3. Stephen

    Better than my Allan.

  4. Carl

    Everything about the Clarion KJV is perfect, I loved the three I had. And therein is the rub.
    I feel that the size of the book isn’t well supported by a goat skin binding. The issues I had were primarily with glue and tearing in the place where the leather flap tucks under the very first black page. I returned the first one, then the second one, and the third sits on a shelf after failure in just 7 months. I can’t bring myself to seek another replacement only to watch it deteriorate again. So I moved on.
    There are many Industries that make things for those 90 percent of the people who will never fully use it for its intended purpose and I fear Cambridge may be falling short in manufacturing methodology to save a few cents on each volume. We shall see. I did notice their NKJV is cut differently at this juncture and the wife’s is holding up.
    I ordered a Goatskin Cameo this time, I think it is hard to beat the India paper, it’s pretty tough.

  5. Brian Rollins (verified owner)

    As others have said, this is truly a beautiful bible. It’s astonishingly small, but I am coming from a Canterbury; so I’ve never been able to one-hand the bible like you can with this Clarion. Extremely portable, but you’ll have to be careful with it. To keep the size down Cambridge, of course, had to use pretty thin paper. Feels like it will hold up fine, but if you’re kinda rough with your bibles this might not be the best choice. If you’re gentle and you appreciate fine craftsmanship this Clarion would be a wonderful addition to your collection. I’m quite satisfied with it and looking forward to years of use.

  6. nickbangels (verified owner)

    This bible is superb in almost every area. While I don’t endorse paragraph format bibles (verse-by-verse is better for scripture), I have to admit that this is the very best hand size bible on the market. I would have opted for the Cambridge Cameo as my preferred hand size bible (since the Cameo is verse-by-verse and has the same superior binding and craftsmanship) but the Cameo has one major flaw: the text printing of the Cameo is rather bad, small and hard to read. In some places, like the cross-references and translator footnotes – the Cameo is impossible to read.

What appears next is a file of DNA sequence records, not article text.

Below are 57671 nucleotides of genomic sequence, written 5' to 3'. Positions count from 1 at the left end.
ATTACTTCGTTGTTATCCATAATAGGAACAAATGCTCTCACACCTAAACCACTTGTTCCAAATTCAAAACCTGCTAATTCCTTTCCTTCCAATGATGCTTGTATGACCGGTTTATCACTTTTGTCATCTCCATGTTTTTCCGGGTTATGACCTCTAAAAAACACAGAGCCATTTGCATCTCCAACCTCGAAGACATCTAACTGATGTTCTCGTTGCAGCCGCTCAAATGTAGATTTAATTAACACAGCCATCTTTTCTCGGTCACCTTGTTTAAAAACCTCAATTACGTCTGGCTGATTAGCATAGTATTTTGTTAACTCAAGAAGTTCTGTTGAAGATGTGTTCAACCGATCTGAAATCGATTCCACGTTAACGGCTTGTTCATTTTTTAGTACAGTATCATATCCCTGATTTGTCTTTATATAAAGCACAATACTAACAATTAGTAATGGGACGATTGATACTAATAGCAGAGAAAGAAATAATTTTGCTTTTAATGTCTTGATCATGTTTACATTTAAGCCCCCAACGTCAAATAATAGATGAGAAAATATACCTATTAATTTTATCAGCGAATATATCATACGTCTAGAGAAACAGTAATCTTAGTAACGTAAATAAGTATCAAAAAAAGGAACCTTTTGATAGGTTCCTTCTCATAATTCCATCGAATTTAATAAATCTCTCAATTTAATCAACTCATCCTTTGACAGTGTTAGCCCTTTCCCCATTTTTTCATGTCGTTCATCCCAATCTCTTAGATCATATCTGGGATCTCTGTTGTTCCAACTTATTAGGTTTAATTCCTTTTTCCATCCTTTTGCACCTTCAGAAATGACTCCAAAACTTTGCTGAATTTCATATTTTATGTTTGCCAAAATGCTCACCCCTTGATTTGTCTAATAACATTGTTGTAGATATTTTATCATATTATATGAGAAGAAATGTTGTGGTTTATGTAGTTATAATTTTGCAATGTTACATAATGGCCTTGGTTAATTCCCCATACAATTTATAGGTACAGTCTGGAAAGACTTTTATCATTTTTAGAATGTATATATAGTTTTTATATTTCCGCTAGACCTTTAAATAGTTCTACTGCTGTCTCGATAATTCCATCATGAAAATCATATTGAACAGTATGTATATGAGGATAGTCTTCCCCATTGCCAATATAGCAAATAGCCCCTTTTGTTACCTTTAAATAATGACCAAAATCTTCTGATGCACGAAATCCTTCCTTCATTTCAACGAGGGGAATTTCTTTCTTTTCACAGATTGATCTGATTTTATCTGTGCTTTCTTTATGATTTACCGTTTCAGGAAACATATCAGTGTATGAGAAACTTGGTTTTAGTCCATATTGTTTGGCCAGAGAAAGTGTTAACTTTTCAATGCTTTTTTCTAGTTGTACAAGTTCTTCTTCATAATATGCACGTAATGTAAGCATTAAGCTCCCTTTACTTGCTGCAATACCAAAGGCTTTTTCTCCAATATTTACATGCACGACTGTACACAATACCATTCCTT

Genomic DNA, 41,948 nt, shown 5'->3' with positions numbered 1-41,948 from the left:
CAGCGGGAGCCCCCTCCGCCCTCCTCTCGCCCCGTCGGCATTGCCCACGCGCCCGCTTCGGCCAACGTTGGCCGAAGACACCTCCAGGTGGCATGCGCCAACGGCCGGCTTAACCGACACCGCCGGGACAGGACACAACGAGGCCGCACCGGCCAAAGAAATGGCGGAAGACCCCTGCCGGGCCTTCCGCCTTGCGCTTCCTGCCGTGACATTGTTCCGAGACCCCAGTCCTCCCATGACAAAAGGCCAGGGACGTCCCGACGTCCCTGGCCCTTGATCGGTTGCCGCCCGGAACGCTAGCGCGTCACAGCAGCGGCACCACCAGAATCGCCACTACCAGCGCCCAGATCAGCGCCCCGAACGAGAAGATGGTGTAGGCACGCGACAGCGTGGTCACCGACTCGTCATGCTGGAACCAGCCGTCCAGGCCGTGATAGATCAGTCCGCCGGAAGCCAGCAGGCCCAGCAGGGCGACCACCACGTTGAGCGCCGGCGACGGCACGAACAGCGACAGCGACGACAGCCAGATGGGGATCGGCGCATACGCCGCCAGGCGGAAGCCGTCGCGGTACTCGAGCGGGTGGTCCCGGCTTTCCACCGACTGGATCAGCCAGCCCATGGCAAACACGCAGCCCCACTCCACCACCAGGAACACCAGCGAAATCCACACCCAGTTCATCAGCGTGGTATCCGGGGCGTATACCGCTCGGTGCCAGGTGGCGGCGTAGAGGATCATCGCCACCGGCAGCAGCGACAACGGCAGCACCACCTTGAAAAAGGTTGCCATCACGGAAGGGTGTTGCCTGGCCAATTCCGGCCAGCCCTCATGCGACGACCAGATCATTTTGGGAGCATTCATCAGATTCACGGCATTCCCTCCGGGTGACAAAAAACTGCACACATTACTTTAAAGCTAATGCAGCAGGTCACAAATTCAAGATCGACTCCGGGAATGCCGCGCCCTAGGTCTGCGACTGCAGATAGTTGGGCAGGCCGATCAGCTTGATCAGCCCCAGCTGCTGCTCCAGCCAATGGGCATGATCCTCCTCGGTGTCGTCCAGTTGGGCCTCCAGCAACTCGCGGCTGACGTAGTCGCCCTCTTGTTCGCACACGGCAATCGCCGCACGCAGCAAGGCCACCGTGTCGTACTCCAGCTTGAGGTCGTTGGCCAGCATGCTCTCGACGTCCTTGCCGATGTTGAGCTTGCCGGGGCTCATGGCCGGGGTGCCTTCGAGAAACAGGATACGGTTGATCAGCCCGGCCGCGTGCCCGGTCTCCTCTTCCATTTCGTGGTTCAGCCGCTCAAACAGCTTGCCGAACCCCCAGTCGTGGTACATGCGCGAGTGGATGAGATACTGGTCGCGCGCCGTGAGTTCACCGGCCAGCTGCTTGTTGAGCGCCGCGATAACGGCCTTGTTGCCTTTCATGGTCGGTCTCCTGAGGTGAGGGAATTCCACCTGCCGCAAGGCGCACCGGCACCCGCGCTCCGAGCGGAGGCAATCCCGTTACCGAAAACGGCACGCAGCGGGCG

This Cambridge Clarion bible, however, is one of the most readable bibles in the world and contains some of the best font printing I’ve ever seen. Large, line matched (for the most part), and crisp. This bible gets the most praise for containing the Authorized Version / King James Version of the written Word of God (the pure Cambridge Edition of the text). It also receives high grades for the near perfect dimensions, overall weight, superior craftsmanship of the goatskin binding, art gilding, paper quality, etc. I won’t go into a categorical breakdown like I normally would because so much critical info about this bible is already out there – and I agree with almost all of the other reviewers. Yes, the paper is thin, but it’s high quality. Curling is not an issue unless you live in Florida or Houston, Texas or some other high humidity place – which in that case you probably should be investing in a bible with 36 GSM paper anyway. Besides, any curling that does occur (if it does occur at all), goes away after you close your bible and let it sit for a few hours because the natural weight of the bible flattens the curled page(s) back out to it’s original crispy straightness. Meaning the same thin paper that potentially causes it to curl is the same thin paper that causes it to be easily flattened out back into it’s original shape – remarkable.

    A note about buying from EvangelicalBible.com vs other vendors (like Amazon): You should probably buy your Cambridge Clarion from EvangelicalBible.com – period. Why? Well you’ll probably get a better bible in the mail. How? Well here’s the deal, all Cambridge Clarion KJV bibles are not created equal. I’ve bought several (3) Cambridge Clarion bibles from Amazon which I was happy with – until I bought my 4th Clarion from EvangelicalBible.com and compared them. For some reason the Clarion that arrived from EvangelicalBible.com was of significantly higher quality than the Amazon versions. I have no idea why. But it’s as clear as night and day – I was shocked. The goatskin cover was absolutely incredible in that it was more natural looking, more plush, more grainy and rich, softer and more beautiful. The corners were sown down better. The art gilding was actually darker and better applied. Essentially the bible that came from EvangelicalBible.com actually looked like the exclusive photos they have while the bibles that came from Amazon do not look like their photos. Not sure how one can explain such drastic differences there but I don’t need to know as I don’t really care – I’m just thankful that now I know to buy my bibles from this website whenever possible. Plus, they are less expensive buying from here – go figure. God bless and peace!

  7. jake

    I love text block! and I wish Cambridge will make wide margin with thicker paper.